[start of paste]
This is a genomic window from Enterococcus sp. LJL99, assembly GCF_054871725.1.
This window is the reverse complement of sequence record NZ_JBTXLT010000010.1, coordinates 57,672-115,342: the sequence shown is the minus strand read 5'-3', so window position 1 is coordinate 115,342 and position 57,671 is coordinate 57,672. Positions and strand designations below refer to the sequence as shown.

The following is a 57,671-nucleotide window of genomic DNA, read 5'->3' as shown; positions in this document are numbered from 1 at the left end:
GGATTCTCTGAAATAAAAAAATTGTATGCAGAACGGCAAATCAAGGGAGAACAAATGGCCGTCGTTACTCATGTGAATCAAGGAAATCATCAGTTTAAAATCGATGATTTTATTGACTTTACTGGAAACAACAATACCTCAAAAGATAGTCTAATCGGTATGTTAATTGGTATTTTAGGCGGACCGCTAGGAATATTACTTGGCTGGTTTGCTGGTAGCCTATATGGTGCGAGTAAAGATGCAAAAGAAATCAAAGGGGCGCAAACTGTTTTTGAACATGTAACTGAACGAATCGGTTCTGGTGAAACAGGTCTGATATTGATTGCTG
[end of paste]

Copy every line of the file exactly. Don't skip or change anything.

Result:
This is a genomic window from Enterococcus sp. LJL99, assembly GCF_054871725.1.
This window is the reverse complement of sequence record NZ_JBTXLT010000010.1, coordinates 57,672-115,342: the sequence shown is the minus strand read 5'-3', so window position 1 is coordinate 115,342 and position 57,671 is coordinate 57,672. Positions and strand designations below refer to the sequence as shown.

The following is a 57,671-nucleotide window of genomic DNA, read 5'->3' as shown; positions in this document are numbered from 1 at the left end:
GGATTCTCTGAAATAAAAAAATTGTATGCAGAACGGCAAATCAAGGGAGAACAAATGGCCGTCGTTACTCATGTGAATCAAGGAAATCATCAGTTTAAAATCGATGATTTTATTGACTTTACTGGAAACAACAATACCTCAAAAGATAGTCTAATCGGTATGTTAATTGGTATTTTAGGCGGACCGCTAGGAATATTACTTGGCTGGTTTGCTGGTAGCCTATATGGTGCGAGTAAAGATGCAAAAGAAATCAAAGGGGCGCAAACTGTTTTTGAACATGTAACTGAACGAATCGGTTCTGGTGAAACAGGTCTGATATTGATTGCTG